The first woman to head an Egyptian political party has expressed concern that a return to military rule could threaten democracy in a country roiled by three years of turbulence.
Hala Shukrallah, a Copt who now leads the liberal Al-Dostour Party, told AFP the failure of democratic groups to throw up a civilian leadership was benefitting the military, and could also help the outlawed Muslim Brotherhood make a comeback.
"We are asking questions regarding the entrance of the military in a democratic election," said Shukrallah, 59, when questioned about the possible election of army chief Field Marshal Abdel Fattah al-Sisi as Egypt's next president.
"We have the very specific opinion that there is a danger, that this might infringe on the democratic process," she said in an interview at her party headquarters in central Cairo.
Sisi, the most popular political figure in Egypt after he ousted Mohamed Morsi, the country's first freely elected and civilian head of state, said Tuesday he "cannot turn his back" on demands that he run for president.
He has yet to formally announce his candidacy, but his supporters say he is certain to win the vote.
Shukrallah, who was educated in Britain, was elected in February to head Al-Dostour, which was formed in 2012 by former vice president and opposition leader Mohamed ElBaradei.
Nobel peace laureate ElBaradei quit the military-installed government in August after security forces violently dispersed two sit-ins of Morsi's supporters in Cairo that killed hundreds.
Shukrallah, a sociologist who was arrested several times in the 1970s and 1980s for her fiery student activism, has helped founding civil society groups fighting for women's rights.
Her election has been hailed as a positive "change" in Egypt, where Copts — the largest Christian community in the Middle East — and women in general have traditionally faced discrimination.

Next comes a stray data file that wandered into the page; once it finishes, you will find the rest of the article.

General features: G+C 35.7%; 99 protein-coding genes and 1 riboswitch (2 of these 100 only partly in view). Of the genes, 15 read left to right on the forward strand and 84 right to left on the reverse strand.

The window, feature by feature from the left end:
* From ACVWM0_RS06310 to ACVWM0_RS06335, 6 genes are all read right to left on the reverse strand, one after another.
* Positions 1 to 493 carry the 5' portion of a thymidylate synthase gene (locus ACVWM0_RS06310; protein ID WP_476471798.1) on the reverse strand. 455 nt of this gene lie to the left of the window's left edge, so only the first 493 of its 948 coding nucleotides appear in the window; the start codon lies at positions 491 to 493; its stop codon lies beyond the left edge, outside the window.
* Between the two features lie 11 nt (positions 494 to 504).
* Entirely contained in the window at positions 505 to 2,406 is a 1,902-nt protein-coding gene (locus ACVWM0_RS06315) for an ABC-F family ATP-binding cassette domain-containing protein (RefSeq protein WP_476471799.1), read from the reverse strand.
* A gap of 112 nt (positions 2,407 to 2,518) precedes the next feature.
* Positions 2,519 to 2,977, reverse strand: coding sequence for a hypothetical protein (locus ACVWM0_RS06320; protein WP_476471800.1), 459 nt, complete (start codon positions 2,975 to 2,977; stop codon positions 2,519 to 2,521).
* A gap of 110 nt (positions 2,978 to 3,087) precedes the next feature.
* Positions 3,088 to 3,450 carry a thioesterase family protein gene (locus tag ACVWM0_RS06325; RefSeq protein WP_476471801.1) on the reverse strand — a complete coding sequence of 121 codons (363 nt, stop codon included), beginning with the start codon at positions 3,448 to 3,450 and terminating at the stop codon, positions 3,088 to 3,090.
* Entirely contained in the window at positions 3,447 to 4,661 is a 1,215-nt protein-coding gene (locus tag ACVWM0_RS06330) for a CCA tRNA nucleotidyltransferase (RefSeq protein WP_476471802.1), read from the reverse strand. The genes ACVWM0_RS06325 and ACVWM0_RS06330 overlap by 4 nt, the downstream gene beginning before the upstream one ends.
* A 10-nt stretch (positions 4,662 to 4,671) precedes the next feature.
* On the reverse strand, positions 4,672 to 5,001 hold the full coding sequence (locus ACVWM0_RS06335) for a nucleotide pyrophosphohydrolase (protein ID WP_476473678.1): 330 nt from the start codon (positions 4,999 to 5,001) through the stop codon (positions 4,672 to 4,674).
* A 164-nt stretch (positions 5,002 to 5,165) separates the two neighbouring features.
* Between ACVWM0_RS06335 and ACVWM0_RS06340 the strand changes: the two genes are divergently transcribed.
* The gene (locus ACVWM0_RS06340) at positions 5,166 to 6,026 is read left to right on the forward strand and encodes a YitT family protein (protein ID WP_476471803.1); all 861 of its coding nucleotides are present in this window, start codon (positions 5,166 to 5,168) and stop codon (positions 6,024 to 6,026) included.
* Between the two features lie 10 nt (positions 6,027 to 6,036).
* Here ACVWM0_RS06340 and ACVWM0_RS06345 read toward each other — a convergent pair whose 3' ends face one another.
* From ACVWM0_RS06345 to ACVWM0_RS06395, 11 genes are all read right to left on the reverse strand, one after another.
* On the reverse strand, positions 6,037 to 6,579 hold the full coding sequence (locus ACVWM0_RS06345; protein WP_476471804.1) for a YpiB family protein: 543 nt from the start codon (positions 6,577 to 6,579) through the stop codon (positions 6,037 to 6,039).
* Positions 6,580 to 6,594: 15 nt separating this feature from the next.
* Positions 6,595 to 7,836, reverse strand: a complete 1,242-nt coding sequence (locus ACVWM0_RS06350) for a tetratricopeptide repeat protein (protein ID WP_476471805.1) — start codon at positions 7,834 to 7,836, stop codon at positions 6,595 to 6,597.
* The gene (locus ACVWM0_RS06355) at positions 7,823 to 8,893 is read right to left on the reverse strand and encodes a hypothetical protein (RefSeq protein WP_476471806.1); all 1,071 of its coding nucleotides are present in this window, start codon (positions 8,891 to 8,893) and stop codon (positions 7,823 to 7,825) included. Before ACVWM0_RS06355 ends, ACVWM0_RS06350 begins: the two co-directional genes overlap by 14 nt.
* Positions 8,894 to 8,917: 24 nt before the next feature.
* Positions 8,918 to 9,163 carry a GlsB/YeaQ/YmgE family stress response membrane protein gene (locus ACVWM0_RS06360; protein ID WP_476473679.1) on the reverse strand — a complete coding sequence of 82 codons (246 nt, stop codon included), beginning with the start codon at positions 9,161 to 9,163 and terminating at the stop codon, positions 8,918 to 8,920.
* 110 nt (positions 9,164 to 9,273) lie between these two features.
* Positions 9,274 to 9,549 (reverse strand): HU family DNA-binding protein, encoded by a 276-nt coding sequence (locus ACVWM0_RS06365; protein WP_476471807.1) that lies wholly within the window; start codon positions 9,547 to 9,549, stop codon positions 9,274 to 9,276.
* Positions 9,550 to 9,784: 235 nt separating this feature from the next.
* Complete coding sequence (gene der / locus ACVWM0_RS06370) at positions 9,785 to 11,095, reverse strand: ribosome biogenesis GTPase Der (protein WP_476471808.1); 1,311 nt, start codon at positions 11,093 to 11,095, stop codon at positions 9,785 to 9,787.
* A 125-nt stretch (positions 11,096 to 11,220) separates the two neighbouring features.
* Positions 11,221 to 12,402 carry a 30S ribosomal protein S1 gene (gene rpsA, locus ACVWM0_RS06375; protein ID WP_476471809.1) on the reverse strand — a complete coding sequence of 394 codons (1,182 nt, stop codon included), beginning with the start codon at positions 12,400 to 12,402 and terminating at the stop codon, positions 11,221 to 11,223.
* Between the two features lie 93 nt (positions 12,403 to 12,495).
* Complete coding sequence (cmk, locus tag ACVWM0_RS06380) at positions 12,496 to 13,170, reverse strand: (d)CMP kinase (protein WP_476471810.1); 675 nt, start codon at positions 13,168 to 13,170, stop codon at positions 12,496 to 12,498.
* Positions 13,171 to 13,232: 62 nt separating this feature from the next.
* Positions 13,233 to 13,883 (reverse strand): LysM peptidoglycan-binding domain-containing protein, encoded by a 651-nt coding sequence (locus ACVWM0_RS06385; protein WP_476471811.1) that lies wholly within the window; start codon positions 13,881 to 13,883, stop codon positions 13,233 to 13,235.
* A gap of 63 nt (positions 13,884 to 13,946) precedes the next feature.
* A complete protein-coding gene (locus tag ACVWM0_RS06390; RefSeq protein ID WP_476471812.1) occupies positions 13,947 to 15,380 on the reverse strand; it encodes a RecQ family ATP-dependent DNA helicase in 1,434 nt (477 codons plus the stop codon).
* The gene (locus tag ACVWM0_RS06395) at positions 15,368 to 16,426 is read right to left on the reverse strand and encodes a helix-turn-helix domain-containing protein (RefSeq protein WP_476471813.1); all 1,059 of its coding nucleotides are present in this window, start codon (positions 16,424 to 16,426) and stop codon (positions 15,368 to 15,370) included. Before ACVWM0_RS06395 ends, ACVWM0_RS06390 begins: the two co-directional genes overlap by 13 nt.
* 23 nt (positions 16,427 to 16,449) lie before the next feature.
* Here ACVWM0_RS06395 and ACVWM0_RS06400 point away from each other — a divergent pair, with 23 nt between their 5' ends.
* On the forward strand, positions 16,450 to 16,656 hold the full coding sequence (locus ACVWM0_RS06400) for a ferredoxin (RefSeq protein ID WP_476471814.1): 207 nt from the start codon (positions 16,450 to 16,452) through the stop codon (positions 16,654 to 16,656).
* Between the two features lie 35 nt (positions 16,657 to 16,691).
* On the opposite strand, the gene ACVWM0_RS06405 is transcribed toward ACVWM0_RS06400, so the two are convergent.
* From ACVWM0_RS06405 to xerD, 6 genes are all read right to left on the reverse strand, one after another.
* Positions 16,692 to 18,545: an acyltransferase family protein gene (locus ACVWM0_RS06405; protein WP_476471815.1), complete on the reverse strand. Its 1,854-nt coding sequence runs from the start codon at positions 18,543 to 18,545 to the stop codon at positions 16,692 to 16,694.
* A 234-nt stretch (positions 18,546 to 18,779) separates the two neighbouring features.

"Women have been very much in the forefront of (the) revolution and I think that has been clear not only to the people who were part of the revolution... but it has been very clear to the rest of society," she said, suggesting her election reflected the "shifts" in the society.
'Brotherhood return possible'
Shukrallah said Egypt was still far from achieving any democratic principles.
After three years of tumult, "we are still wondering where is social justice, we are still speaking about what is happening to democratic freedoms and human rights," said Shukrallah.
"So I think we are facing a challenge. This is a tug-of-war and there are very deep interests rooted within society that are fighting back and that want to maintain the old regime."
On Saturday, Egypt unveiled a new cabinet led by Ibrahim Mahlab, a former member of the National Democratic Party, the ruling party of Mubarak who was ousted in 2011.
The previous government quit amid increasing unpopularity over its failure to tackle a floundering economy.
Shukrallah expressed concern over the widening government crackdown on dissent by jailing non-Islamist activists, including those who led the anti-Mubarak revolt.
"There should not be some kind of sweeping method in order to stop all kind of protest," she told AFP.
"If this is the goal, then there is something deeply wrong with how this transitional period is being led."
A government crackdown targeting supporters of Morsi and his Muslim Brotherhood meanwhile has killed more than 1,400 people since the Islamist's ouster.
Shukrallah dismissed reconciliation with the Brotherhood, accusing it of being undemocratic.
But "if the democratic camp does not strengthen itself, it is very possible that at some point in the future we can again see...the Muslim Brotherhood come back to the political scene... which is a problem," she said.
If the democratic camp was "strong... we would not have had the need for someone to fill the gap and that being the army."